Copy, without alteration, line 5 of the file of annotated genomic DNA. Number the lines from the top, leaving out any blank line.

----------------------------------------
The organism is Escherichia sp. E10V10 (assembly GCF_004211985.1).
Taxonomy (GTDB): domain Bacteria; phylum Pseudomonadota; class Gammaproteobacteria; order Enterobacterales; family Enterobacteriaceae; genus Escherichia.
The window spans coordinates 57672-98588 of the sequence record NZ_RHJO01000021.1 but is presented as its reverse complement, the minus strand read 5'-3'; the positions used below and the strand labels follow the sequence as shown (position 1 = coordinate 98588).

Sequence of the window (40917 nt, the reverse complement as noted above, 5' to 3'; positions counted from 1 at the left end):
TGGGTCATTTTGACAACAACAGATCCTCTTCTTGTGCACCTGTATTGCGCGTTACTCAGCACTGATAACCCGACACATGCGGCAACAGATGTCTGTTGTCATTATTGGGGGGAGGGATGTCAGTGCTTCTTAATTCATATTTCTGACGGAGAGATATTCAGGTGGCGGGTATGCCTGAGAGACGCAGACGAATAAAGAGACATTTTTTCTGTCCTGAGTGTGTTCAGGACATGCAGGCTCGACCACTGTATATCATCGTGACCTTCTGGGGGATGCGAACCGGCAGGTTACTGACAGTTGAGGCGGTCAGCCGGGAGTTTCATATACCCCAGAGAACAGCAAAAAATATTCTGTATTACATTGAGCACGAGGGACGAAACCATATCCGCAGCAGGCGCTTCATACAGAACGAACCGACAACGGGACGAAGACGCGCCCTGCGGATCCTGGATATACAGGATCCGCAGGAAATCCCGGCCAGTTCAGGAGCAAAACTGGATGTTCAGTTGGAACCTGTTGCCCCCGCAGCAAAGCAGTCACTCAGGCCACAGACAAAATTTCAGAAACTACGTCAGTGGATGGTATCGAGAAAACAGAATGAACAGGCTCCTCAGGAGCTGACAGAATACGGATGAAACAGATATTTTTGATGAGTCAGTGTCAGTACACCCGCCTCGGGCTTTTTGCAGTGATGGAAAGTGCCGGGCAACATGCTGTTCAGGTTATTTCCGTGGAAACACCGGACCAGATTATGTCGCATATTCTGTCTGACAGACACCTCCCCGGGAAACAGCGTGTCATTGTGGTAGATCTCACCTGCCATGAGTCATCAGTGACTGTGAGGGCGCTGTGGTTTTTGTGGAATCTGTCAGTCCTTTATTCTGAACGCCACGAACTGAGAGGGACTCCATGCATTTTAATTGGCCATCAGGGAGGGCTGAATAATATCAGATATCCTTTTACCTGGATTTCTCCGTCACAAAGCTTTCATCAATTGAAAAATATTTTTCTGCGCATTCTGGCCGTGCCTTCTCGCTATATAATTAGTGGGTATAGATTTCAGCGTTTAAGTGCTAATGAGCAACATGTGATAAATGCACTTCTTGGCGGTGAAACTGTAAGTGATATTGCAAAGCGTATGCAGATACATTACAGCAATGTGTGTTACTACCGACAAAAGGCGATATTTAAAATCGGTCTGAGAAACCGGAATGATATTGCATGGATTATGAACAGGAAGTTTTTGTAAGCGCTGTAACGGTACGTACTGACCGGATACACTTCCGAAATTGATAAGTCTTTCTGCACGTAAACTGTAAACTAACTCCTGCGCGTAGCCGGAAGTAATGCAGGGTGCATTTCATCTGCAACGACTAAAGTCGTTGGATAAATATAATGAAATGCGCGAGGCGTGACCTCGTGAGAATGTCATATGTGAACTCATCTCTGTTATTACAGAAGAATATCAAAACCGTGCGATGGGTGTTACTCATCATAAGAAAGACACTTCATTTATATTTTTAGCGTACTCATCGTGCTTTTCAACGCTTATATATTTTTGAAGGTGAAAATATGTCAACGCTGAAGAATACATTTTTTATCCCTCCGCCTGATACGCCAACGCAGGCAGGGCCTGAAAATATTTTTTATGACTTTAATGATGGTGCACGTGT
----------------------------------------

TGGGTCATTTTGACAACAACAGATCCTCTTCTTGTGCACCTGTATTGCGCGTTACTCAGCACTGATAACCCGACACATGCGGCAACAGATGTCTGTTGTCATTATTGGGGGGAGGGATGTCAGTGCTTCTTAATTCATATTTCTGACGGAGAGATATTCAGGTGGCGGGTATGCCTGAGAGACGCAGACGAATAAAGAGACATTTTTTCTGTCCTGAGTGTGTTCAGGACATGCAGGCTCGACCACTGTATATCATCGTGACCTTCTGGGGGATGCGAACCGGCAGGTTACTGACAGTTGAGGCGGTCAGCCGGGAGTTTCATATACCCCAGAGAACAGCAAAAAATATTCTGTATTACATTGAGCACGAGGGACGAAACCATATCCGCAGCAGGCGCTTCATACAGAACGAACCGACAACGGGACGAAGACGCGCCCTGCGGATCCTGGATATACAGGATCCGCAGGAAATCCCGGCCAGTTCAGGAGCAAAACTGGATGTTCAGTTGGAACCTGTTGCCCCCGCAGCAAAGCAGTCACTCAGGCCACAGACAAAATTTCAGAAACTACGTCAGTGGATGGTATCGAGAAAACAGAATGAACAGGCTCCTCAGGAGCTGACAGAATACGGATGAAACAGATATTTTTGATGAGTCAGTGTCAGTACACCCGCCTCGGGCTTTTTGCAGTGATGGAAAGTGCCGGGCAACATGCTGTTCAGGTTATTTCCGTGGAAACACCGGACCAGATTATGTCGCATATTCTGTCTGACAGACACCTCCCCGGGAAACAGCGTGTCATTGTGGTAGATCTCACCTGCCATGAGTCATCAGTGACTGTGAGGGCGCTGTGGTTTTTGTGGAATCTGTCAGTCCTTTATTCTGAACGCCACGAACTGAGAGGGACTCCATGCATTTTAATTGGCCATCAGGGAGGGCTGAATAATATCAGATATCCTTTTACCTGGATTTCTCCGTCACAAAGCTTTCATCAATTGAAAAATATTTTTCTGCGCATTCTGGCCGTGCCTTCTCGCTATATAATTAGTGGGTATAGATTTCAGCGTTTAAGTGCTAATGAGCAACATGTGATAAATGCACTTCTTGGCGGTGAAACTGTAAGTGATATTGCAAAGCGTATGCAGATACATTACAGCAATGTGTGTTACTACCGACAAAAGGCGATATTTAAAATCGGTCTGAGAAACCGGAATGATATTGCATGGATTATGAACAGGAAGTTTTTGTAAGCGCTGTAACGGTACGTACTGACCGGATACACTTCCGAAATTGATAAGTCTTTCTGCACGTAAACTGTAAACTAACTCCTGCGCGTAGCCGGAAGTAATGCAGGGTGCATTTCATCTGCAACGACTAAAGTCGTTGGATAAATATAATGAAATGCGCGAGGCGTGACCTCGTGAGAATGTCATATGTGAACTCATCTCTGTTATTACAGAAGAATATCAAAACCGTGCGATGGGTGTTACTCATCATAAGAAAGACACTTCATTTATATTTTTAGCGTACTCATCGTGCTTTTCAACGCTTATATATTTTTGAAGGTGAAAATATGTCAACGCTGAAGAATACATTTTTTATCCCTCCGCCTGATACGCCAACGCAGGCAGGGCCTGAAAATATTTTTTATGACTTTAATGATGGTGCACGTGT